Presenter's Name(s)

Brittany BelangerFollow

Primary Faculty Mentor Name

Michael Cannizzaro

Secondary Mentor NetID

skasser

Secondary Mentor Name

Susan Kasser

Status

Undergraduate

Student College

College of Arts and Sciences

Program/Major

Neuroscience

Primary Research Category

Health Sciences

Presentation Title

Cognitive Dual-Task Cost in Individuals with Multiple Sclerosis

Time

9:00 AM

Location

Silver Maple Ballroom - Health Sciences

Abstract

Multiple sclerosis (MS) is a neurodegenerative disease that negatively impacts various cognitive and motor aspects. It has been extensively shown that individuals with MS perform worse when completing a motor task and cognitive task simultaneously (dual-tasking), than when they perform a single task. Dual-tasking is a very common aspect of daily life, therefore any deficits, as are present in individuals with MS, increase fall risk which consequently reduces quality of life. Research in this area adopts a dual-task paradigm in which performance while dual-tasking is compared to performance while single-tasking to assess a dual-task cost, or a decrease in function while dual-tasking. Most research to date has focused on the motor outcome measures during dual-tasking and there is a current lack of understanding in how the cognitive outcome measures are affected. The present study assessed cognitive performance during dual-tasking as compared to single-tasking for several challenging tasks, some of which have never been studied in this paradigm before, such as language production tasks. Additionally, blood flow to the pre-frontal cortex (PFC) in the brain was measured using functional near-infrared spectroscopy (fNIRS) during this dual-tasking procedure. Measuring blood flow to the brain can be used as a proxy for neuronal activation, so this data provided a more nuanced understanding of how dual-tasking affects brain physiology in individuals with MS. We hypothesize that there will be heightened PFC activation during dual-tasking in individuals with MS compared to single-tasking across all tasks. We also hypothesize that there will be an inverse relationship between PFC activation and cognitive outcomes during dual-tasking, meaning that as PFC activation increases, cognitive performance variables will decrease. The results will provide an insight to the functional brain mechanisms of individuals with MS while they perform demanding and ecologically valid dual-tasks, such as walking and talking.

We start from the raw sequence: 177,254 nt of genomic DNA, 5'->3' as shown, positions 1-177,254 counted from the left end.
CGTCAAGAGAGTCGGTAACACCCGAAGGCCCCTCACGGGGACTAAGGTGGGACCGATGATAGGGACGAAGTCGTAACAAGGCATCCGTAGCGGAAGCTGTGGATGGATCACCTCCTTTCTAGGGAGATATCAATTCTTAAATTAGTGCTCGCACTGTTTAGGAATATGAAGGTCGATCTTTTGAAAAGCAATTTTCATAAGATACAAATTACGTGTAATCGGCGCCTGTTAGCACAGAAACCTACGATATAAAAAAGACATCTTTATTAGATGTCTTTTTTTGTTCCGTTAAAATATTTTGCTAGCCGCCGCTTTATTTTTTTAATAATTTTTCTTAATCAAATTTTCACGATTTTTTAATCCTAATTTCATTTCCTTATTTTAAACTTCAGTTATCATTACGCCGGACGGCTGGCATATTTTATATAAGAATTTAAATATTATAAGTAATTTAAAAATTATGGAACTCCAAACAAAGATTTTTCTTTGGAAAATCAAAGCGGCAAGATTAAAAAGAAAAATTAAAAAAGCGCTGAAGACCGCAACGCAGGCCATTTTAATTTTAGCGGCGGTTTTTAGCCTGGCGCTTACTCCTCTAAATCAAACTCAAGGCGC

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Cognitive Dual-Task Cost in Individuals with Multiple Sclerosis

Multiple sclerosis (MS) is a neurodegenerative disease that negatively impacts various cognitive and motor aspects. It has been extensively shown that individuals with MS perform worse when completing a motor task and cognitive task simultaneously (dual-tasking), than when they perform a single task. Dual-tasking is a very common aspect of daily life, therefore any deficits, as are present in individuals with MS, increase fall risk which consequently reduces quality of life. Research in this area adopts a dual-task paradigm in which performance while dual-tasking is compared to performance while single-tasking to assess a dual-task cost, or a decrease in function while dual-tasking. Most research to date has focused on the motor outcome measures during dual-tasking and there is a current lack of understanding in how the cognitive outcome measures are affected. The present study assessed cognitive performance during dual-tasking as compared to single-tasking for several challenging tasks, some of which have never been studied in this paradigm before, such as language production tasks. Additionally, blood flow to the pre-frontal cortex (PFC) in the brain was measured using functional near-infrared spectroscopy (fNIRS) during this dual-tasking procedure. Measuring blood flow to the brain can be used as a proxy for neuronal activation, so this data provided a more nuanced understanding of how dual-tasking affects brain physiology in individuals with MS. We hypothesize that there will be heightened PFC activation during dual-tasking in individuals with MS compared to single-tasking across all tasks. We also hypothesize that there will be an inverse relationship between PFC activation and cognitive outcomes during dual-tasking, meaning that as PFC activation increases, cognitive performance variables will decrease. The results will provide an insight to the functional brain mechanisms of individuals with MS while they perform demanding and ecologically valid dual-tasks, such as walking and talking.